Can big data deliver on its promise?

Did you know that, according to the UN Global Pulse, more data was created in 2011 than in the whole of human history, or at least, since the invention of the alphabet?

Technological and social innovations are resulting in huge flows of new data every day. This proliferation of so-called “big data” has the potential to change the way information is collected and used to inform policymaking.

New sources of data are increasingly providing real-time information to analysts and policy-makers. For example, it is now possible to collect price data on a wide range of goods and services with smartphones, and then calculate a daily price index. Similarly, job offers posted online provide a new source for analysing labour market trends, while data on Internet financial transactions and sales are increasingly used to forecast world output. At the same time, social networks such as Facebook and Twitter have already revolutionised the way policymakers interact with civil society. Governments use these networks both to push their messages out and to pull information in that may influence the design and targeting of policies as people place more of their personal information on social networking sites.

International organisations are getting involved too, the creation of UN Global Pulse being a case in point. The OECD has also been harnessing the potential of big data. Collecting statistics and understanding trends are the daily bread of our organisation, and we have built innovative, interactive tools to draw in more and better information from the public. This, in turn, feeds into improving the policy recommendations we give to governments. The OECD Better Life Index is a good example of this. Launched in 2011, it is a user-friendly web application that members of the public can use to compare the quality of life in different countries and to develop their own indexes based on their tastes and preferences. They can then share their indexes far and wide, including with us at the OECD. Since 2008, the OECD has also been employing its Wikigender and Wikiprogress platforms in the area of gender equality and societal progress to engage in, and facilitate, policy dialogue with governments, civil society and citizens in all the countries in the world.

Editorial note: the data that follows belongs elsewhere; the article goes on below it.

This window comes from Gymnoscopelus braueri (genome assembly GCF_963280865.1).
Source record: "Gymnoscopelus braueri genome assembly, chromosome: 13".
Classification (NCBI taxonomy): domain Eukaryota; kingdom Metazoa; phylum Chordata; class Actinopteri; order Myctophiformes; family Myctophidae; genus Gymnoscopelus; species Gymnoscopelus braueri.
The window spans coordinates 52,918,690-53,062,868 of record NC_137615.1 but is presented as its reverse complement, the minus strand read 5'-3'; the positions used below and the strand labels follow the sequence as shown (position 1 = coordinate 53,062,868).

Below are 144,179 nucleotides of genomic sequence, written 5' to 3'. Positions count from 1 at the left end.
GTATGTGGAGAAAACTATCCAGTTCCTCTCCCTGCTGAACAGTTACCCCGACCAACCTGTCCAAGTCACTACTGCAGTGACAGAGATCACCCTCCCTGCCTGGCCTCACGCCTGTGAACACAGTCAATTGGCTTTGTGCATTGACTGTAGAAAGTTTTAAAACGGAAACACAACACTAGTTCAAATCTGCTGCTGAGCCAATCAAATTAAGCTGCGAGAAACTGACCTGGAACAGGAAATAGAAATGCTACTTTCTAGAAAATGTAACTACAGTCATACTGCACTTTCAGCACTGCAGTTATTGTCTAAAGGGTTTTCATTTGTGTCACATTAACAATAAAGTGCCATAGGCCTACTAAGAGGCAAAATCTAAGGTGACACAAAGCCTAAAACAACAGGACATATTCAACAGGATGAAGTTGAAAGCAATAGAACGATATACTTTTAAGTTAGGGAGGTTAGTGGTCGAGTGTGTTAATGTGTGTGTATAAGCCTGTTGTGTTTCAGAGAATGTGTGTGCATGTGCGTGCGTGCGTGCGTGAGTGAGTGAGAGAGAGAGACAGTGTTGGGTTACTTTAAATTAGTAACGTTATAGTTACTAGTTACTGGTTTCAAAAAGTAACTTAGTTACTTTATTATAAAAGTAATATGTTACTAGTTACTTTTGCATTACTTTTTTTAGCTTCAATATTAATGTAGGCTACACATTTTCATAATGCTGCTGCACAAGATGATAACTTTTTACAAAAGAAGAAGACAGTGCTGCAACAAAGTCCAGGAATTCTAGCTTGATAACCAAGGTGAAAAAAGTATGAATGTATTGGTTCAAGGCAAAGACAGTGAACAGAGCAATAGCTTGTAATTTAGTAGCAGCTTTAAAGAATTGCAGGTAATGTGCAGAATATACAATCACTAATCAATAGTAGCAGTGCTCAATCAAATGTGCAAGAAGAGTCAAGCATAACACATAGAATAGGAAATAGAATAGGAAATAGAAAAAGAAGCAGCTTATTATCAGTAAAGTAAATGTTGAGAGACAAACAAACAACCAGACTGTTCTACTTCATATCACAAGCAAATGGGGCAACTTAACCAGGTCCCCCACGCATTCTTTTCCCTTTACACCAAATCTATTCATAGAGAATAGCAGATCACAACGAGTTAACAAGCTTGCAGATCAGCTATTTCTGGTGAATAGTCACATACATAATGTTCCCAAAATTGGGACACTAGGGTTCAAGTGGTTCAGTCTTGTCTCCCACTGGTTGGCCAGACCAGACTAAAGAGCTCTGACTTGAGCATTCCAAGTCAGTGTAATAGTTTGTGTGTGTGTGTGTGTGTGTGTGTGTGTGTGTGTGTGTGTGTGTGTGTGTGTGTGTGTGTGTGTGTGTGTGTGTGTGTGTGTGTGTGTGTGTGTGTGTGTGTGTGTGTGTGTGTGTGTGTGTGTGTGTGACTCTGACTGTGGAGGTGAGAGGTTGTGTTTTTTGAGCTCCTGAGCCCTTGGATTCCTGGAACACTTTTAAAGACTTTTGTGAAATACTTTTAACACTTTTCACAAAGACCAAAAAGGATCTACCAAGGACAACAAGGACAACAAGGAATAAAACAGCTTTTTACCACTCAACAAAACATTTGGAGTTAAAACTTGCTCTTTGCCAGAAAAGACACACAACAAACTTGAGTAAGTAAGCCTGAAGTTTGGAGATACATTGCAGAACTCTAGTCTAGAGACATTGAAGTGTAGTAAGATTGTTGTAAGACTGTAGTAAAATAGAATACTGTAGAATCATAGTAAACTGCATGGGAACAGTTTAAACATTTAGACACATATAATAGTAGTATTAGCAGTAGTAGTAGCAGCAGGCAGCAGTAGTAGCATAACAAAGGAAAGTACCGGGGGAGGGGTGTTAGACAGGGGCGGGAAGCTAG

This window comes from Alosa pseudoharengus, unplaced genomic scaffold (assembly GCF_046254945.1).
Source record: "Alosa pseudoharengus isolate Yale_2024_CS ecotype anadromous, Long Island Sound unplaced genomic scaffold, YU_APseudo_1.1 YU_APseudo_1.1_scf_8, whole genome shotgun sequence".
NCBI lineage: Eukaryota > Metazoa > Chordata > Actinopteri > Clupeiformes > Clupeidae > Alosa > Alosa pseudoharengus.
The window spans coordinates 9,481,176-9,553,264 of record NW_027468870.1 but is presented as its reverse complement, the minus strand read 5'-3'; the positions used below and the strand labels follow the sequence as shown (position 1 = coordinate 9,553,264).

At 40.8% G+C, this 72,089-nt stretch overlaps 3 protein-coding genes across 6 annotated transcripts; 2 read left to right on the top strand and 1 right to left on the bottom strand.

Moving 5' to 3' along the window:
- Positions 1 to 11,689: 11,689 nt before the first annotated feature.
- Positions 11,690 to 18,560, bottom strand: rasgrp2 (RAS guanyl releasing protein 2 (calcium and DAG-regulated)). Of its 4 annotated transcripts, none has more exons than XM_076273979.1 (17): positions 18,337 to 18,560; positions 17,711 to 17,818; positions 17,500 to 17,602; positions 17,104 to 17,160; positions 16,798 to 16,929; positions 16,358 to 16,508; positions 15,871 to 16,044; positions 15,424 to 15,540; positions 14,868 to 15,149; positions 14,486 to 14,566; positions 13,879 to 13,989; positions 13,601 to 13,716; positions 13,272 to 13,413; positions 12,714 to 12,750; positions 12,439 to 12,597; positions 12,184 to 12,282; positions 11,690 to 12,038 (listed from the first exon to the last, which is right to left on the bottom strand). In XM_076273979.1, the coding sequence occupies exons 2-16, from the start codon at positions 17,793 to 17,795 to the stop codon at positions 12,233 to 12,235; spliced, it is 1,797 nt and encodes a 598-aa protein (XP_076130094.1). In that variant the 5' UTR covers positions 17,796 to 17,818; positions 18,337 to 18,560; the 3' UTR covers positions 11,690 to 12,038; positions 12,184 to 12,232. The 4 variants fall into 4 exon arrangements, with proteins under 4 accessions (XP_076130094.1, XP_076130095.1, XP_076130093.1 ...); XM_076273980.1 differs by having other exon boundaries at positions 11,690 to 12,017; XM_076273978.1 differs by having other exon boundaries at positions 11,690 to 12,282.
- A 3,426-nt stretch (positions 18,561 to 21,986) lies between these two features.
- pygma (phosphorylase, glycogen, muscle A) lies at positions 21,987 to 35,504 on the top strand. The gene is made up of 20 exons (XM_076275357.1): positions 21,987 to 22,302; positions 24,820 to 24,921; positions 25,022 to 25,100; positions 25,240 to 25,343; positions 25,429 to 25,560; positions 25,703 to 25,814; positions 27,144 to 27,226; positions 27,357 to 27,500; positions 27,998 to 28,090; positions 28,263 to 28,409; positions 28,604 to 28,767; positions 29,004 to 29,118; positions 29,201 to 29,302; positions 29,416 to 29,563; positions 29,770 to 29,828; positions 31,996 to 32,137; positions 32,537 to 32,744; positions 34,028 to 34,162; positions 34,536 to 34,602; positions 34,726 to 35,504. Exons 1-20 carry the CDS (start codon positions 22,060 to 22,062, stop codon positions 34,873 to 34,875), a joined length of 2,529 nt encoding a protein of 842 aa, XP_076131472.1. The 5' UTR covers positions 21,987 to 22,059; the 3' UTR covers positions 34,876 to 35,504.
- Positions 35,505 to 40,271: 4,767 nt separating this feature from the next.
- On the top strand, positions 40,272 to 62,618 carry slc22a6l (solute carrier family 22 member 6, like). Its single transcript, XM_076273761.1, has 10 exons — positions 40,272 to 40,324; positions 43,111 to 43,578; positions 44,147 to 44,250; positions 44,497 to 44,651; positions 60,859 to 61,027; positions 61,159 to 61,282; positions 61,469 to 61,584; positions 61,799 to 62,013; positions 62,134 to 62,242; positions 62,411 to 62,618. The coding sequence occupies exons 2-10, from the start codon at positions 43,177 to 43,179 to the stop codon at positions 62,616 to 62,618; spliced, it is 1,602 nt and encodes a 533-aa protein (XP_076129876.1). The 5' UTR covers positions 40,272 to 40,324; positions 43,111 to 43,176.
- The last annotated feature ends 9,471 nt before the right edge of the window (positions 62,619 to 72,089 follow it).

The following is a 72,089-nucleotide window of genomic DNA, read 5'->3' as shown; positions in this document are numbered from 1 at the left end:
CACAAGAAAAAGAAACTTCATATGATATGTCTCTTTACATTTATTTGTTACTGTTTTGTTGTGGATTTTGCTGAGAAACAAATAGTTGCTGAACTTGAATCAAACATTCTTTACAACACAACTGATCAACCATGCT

In OECD countries, national statistics offices are beginning to use big data to improve the timeliness and cost-effectiveness of their statistical production, too.

But big data does not automatically mean bigger and better information, and an increasingly important function of national statistics offices in the future will be to help users separate high quality statistical information from low quality data coming from all kinds of new sources.

There are other challenges too. One is Internet privacy, which is at risk of being undermined by relentless hunting for greater and more detailed information. And another is finding innovative ways to communicate and present the stories that the flood of new data generates. These are all challenges the OECD is addressing, so that, like the alphabet, the age of big data brings clear benefits to policymakers and citizens alike.

Visit www.oecd.org/statistics and www.oecdbetterlifeindex.org

O’Reilly, Marie, (2012), “Interview with Robert Kirkpatrick, Director of UN Global Pulse, on the Value of Big Data”, 5 November, available at www.theglobalobservatory.org

©OECD Observer No 293 Q4 November 2012




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